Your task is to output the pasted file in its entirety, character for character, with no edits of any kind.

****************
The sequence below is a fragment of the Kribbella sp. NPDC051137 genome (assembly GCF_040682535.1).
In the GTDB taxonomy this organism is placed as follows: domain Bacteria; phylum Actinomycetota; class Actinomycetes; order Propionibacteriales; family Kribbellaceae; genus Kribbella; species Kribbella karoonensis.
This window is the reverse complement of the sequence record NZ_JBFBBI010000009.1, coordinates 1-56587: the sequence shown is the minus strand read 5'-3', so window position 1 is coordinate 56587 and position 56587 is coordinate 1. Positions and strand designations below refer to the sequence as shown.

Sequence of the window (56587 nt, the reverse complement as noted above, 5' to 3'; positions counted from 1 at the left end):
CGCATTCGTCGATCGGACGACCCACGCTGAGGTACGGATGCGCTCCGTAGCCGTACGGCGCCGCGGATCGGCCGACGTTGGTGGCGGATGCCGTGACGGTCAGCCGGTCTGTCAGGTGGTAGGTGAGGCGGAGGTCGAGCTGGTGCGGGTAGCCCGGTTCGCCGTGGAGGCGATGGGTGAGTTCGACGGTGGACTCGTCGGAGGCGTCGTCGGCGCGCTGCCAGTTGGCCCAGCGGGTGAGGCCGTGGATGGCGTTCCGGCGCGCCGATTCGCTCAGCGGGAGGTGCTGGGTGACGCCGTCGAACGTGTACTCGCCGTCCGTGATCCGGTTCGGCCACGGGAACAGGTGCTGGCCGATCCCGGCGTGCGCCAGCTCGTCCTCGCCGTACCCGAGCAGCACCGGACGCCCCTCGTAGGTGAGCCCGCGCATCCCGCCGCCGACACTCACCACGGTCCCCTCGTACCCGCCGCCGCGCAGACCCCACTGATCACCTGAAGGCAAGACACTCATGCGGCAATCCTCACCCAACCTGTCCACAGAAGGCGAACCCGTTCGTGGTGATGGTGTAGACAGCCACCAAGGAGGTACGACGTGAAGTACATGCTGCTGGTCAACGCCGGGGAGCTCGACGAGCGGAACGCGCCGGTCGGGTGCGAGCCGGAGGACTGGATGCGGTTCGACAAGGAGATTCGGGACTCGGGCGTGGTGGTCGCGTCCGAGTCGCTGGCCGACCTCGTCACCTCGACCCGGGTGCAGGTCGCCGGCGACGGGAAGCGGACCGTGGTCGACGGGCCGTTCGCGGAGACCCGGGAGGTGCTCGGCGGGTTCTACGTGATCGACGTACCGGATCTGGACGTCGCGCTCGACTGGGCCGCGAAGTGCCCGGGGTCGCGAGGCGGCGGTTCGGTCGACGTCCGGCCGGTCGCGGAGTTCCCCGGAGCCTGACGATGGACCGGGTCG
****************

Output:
The sequence below is a fragment of the Kribbella sp. NPDC051137 genome (assembly GCF_040682535.1).
In the GTDB taxonomy this organism is placed as follows: domain Bacteria; phylum Actinomycetota; class Actinomycetes; order Propionibacteriales; family Kribbellaceae; genus Kribbella; species Kribbella karoonensis.
This window is the reverse complement of the sequence record NZ_JBFBBI010000009.1, coordinates 1-56587: the sequence shown is the minus strand read 5'-3', so window position 1 is coordinate 56587 and position 56587 is coordinate 1. Positions and strand designations below refer to the sequence as shown.

Sequence of the window (56587 nt, the reverse complement as noted above, 5' to 3'; positions counted from 1 at the left end):
CGCATTCGTCGATCGGACGACCCACGCTGAGGTACGGATGCGCTCCGTAGCCGTACGGCGCCGCGGATCGGCCGACGTTGGTGGCGGATGCCGTGACGGTCAGCCGGTCTGTCAGGTGGTAGGTGAGGCGGAGGTCGAGCTGGTGCGGGTAGCCCGGTTCGCCGTGGAGGCGATGGGTGAGTTCGACGGTGGACTCGTCGGAGGCGTCGTCGGCGCGCTGCCAGTTGGCCCAGCGGGTGAGGCCGTGGATGGCGTTCCGGCGCGCCGATTCGCTCAGCGGGAGGTGCTGGGTGACGCCGTCGAACGTGTACTCGCCGTCCGTGATCCGGTTCGGCCACGGGAACAGGTGCTGGCCGATCCCGGCGTGCGCCAGCTCGTCCTCGCCGTACCCGAGCAGCACCGGACGCCCCTCGTAGGTGAGCCCGCGCATCCCGCCGCCGACACTCACCACGGTCCCCTCGTACCCGCCGCCGCGCAGACCCCACTGATCACCTGAAGGCAAGACACTCATGCGGCAATCCTCACCCAACCTGTCCACAGAAGGCGAACCCGTTCGTGGTGATGGTGTAGACAGCCACCAAGGAGGTACGACGTGAAGTACATGCTGCTGGTCAACGCCGGGGAGCTCGACGAGCGGAACGCGCCGGTCGGGTGCGAGCCGGAGGACTGGATGCGGTTCGACAAGGAGATTCGGGACTCGGGCGTGGTGGTCGCGTCCGAGTCGCTGGCCGACCTCGTCACCTCGACCCGGGTGCAGGTCGCCGGCGACGGGAAGCGGACCGTGGTCGACGGGCCGTTCGCGGAGACCCGGGAGGTGCTCGGCGGGTTCTACGTGATCGACGTACCGGATCTGGACGTCGCGCTCGACTGGGCCGCGAAGTGCCCGGGGTCGCGAGGCGGCGGTTCGGTCGACGTCCGGCCGGTCGCGGAGTTCCCCGGAGCCTGACGATGGACCGGGTCG